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Our review of real-time three-dimensional echocardiography (RT3DE) discusses the diagnostic utility of RT3DE and provides a comparison with two-dimensional echocardiography (2DE) in clinical cardiology. A Pubmed literature search on RT3DE was performed using the following key words: transthoracic, two-dimensional, three-dimensional, real-time, and left ventricular (LV) function. Articles included perspective clinical studies and meta-analyses in the English language, and focused on the role of RT3DE in human subjects. Application of RT3DE includes analysis of the pericardium, right ventricular (RV) and LV cavities, wall motion, valvular disease, great vessels, congenital anomalies, and traumatic injury, such as myocardial contusion. RT3DE, through a transthoracic echocardiography (TTE), allows for increasingly accurate volume and valve motion assessment, estimated LV ejection fraction, and volume measurements. Chamber motion and LV mass approximation have been more accurately evaluated by RT3DE by improved inclusion of the third dimension and quantification of volumetric movement. Moreover, RT3DE was shown to have no statistical significance when comparing the ejection fractions of RT3DE to cardiac magnetic resonance (CMR). Analysis of RT3DE data sets of the LV endocardial exterior allows for the volume to be directly quantified for specific phases of the cardiac cycle, ranging from end systole to end diastole, eliminating error from wall motion abnormalities and asymmetrical left ventricles. RT3DE through TTE measures cardiac function with superior diagnostic accuracy in predicting LV mass, systolic function, along with LV and RV volume when compared with 2DE with comparable results to CMR.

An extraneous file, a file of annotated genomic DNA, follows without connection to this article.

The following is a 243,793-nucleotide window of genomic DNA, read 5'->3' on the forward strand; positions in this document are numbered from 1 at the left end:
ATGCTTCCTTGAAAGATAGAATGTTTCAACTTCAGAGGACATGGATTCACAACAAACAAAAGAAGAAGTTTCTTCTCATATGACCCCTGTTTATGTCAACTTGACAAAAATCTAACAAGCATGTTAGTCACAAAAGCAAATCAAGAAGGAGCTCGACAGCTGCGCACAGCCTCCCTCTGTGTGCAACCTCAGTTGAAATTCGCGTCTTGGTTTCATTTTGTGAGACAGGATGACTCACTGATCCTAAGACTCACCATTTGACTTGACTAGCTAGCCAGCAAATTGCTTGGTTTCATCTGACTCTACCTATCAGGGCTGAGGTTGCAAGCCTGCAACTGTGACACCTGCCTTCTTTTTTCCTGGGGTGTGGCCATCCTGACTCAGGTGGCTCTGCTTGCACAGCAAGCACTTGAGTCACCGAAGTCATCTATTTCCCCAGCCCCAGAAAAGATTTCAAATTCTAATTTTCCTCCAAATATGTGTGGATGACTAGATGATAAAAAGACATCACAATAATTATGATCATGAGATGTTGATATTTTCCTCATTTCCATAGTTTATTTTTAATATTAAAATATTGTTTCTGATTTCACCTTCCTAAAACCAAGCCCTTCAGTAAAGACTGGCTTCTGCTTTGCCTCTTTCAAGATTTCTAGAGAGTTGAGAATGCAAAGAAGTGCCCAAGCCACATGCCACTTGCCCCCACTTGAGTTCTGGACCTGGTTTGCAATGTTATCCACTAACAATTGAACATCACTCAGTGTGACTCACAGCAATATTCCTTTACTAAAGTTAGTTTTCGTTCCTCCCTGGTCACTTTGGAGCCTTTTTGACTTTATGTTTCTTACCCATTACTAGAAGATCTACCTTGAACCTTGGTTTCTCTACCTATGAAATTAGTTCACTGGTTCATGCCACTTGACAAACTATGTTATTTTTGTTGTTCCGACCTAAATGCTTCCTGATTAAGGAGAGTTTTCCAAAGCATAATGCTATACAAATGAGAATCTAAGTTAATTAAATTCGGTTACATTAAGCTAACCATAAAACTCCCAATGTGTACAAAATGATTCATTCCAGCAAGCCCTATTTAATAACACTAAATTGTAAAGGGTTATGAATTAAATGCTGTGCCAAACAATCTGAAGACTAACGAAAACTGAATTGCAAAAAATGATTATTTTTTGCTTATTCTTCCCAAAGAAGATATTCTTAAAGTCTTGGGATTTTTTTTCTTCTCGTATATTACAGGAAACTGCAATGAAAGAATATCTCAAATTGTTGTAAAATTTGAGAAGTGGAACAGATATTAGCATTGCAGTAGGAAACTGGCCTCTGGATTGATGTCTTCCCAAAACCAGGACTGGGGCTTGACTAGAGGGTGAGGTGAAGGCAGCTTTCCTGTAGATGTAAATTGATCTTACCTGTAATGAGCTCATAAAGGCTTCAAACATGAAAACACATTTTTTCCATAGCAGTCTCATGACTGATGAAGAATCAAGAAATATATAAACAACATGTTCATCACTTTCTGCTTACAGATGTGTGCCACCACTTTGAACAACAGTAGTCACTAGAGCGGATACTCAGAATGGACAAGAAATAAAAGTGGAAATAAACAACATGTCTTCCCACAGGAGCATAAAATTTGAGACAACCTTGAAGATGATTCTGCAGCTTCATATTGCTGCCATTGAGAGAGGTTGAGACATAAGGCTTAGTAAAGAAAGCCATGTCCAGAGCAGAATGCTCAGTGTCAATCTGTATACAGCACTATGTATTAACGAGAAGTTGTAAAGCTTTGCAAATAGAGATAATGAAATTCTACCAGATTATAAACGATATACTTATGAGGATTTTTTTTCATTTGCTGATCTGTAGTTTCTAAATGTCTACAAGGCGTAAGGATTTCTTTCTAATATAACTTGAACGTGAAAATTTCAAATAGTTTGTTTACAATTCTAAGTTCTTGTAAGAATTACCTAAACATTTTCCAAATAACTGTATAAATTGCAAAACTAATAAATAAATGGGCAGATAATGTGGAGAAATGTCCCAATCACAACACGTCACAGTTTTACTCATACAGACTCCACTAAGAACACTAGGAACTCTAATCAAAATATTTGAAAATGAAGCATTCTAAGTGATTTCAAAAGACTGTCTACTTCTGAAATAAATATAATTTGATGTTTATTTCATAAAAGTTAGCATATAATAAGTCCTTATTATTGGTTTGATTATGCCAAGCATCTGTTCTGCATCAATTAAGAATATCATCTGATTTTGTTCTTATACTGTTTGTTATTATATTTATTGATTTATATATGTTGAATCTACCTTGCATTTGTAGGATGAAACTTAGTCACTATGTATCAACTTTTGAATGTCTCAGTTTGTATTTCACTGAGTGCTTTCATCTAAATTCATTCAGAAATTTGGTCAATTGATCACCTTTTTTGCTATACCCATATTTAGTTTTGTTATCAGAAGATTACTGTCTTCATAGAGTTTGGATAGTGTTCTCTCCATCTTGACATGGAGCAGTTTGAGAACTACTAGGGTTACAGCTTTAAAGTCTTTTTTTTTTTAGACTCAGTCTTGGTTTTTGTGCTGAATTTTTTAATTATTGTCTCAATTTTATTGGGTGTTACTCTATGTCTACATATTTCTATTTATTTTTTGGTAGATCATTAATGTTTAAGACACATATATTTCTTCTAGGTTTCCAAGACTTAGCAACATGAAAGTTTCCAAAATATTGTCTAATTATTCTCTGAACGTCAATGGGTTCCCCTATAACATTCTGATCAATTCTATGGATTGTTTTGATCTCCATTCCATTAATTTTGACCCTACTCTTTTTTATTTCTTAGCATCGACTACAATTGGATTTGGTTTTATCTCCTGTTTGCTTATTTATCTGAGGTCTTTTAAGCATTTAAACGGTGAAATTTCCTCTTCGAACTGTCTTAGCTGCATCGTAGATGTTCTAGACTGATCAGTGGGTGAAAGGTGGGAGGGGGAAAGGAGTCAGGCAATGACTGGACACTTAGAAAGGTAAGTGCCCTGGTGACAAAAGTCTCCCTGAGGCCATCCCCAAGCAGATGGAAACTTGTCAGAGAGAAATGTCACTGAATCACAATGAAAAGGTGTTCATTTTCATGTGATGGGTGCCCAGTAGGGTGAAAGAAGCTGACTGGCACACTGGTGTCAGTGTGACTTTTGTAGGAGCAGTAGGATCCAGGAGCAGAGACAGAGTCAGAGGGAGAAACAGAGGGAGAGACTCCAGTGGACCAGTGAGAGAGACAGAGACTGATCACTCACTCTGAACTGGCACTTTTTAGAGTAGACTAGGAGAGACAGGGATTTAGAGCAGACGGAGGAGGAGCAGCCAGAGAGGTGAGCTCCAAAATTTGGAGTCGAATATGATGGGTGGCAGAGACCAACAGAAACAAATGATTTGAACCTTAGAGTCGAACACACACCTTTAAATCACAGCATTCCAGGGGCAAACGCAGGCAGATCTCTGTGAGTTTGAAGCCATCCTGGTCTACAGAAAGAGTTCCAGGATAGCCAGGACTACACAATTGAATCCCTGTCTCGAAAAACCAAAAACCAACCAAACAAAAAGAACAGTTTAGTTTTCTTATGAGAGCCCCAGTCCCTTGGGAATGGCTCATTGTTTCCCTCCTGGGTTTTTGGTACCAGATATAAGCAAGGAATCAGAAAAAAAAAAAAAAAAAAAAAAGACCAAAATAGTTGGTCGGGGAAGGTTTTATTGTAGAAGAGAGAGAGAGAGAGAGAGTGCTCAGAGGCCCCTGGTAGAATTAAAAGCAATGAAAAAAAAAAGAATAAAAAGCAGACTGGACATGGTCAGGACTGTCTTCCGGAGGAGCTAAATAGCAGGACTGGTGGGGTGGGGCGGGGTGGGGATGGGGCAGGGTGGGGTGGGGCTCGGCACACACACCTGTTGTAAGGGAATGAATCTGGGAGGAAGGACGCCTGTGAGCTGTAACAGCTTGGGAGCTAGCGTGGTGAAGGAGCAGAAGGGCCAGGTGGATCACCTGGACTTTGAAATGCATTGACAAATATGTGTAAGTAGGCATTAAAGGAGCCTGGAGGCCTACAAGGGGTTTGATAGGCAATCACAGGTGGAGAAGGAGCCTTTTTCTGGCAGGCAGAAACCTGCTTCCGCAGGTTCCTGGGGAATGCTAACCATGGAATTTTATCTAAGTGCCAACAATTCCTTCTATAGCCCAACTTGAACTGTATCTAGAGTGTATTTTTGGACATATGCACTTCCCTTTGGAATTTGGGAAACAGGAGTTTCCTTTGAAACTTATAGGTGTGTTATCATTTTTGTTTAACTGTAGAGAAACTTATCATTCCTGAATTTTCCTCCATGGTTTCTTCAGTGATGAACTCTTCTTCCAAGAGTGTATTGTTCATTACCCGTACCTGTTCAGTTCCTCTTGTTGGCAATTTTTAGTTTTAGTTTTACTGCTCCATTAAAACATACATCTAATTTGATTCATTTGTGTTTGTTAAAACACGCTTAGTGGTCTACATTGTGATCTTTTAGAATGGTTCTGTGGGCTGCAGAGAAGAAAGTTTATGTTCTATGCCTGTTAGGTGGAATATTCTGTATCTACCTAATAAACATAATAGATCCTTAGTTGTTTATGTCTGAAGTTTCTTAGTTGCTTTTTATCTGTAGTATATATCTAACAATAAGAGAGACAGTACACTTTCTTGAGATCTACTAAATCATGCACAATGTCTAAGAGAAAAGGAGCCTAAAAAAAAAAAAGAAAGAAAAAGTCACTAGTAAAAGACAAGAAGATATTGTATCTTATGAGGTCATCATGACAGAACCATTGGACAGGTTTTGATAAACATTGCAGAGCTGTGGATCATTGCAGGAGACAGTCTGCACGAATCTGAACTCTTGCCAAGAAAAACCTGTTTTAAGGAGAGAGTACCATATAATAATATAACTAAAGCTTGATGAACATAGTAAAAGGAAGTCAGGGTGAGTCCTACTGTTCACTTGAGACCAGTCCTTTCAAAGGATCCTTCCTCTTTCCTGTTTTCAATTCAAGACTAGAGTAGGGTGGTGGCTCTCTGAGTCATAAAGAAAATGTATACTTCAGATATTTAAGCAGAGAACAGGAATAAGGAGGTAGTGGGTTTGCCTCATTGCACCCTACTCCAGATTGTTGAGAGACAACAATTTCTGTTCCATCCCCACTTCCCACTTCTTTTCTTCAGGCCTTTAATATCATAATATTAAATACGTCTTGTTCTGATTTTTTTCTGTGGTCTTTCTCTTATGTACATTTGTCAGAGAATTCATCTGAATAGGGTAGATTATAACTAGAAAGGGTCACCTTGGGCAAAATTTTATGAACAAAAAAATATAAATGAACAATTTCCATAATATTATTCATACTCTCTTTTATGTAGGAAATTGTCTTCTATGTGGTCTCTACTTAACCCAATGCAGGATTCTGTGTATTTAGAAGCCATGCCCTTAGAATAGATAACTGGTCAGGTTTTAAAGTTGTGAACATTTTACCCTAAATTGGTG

The newly developed real-time three-dimensional echocardiography (RT3DE) imaging technique aims to noninvasively characterize cardiac anatomy and function for clinical decision-making. This novel technique uses temporal information, along with spatial feature extraction, to compile information of cardiac anatomy and function.1 Zhang et al. described the potential utility of quantitative analysis of left ventricular (LV) function for suitability of cardiac resynchronization therapy.2 The potential application of RT3DE is similar to two-dimensional echocardiography (2DE) with increased accuracy,3,4 which includes analysis of the pericardium, right ventricular (RV) and LV cavities, wall motion, congenital anomalies, and traumatic injury, such as myocardial contusion. In this article, we review current literature regarding the evaluation of RT3DE through a transthoracic echocardiography approach for characterization of cardiac anatomy and function for clinical decision-making.
RT3DE has been used in the literature to collect 3D scan volume of the LV cavity.5 End diastolic volume, the largest cavity volume in the cardiac cycle, has remained the selected frame for measuring the LV capacity volume and LV epicardial volume. Using the long axis of the LV cavity from apex to base as the selected reference, additional points on each side of the endocardial surface along a 45° rotated axis are selected and combined to form the complete surface of the LV cavity. A partial differential equation is then used to create a 3D surface detection algorithm and direct the surface toward the necessary endocardial position. Next, the end diastolic volume of the surface can be measured to obtain LV cavity volume and LV epicardial volume. Subtracting the LV cavity volume from the LV epicardial volume provides the LV myocardial volume, which is then multiplied by myocardial density to provide LV mass.6 Compared with 2DE and cardiac magnetic resonance (CMR) imaging, RT3DE provides the most accurate approximation of the LV mass.6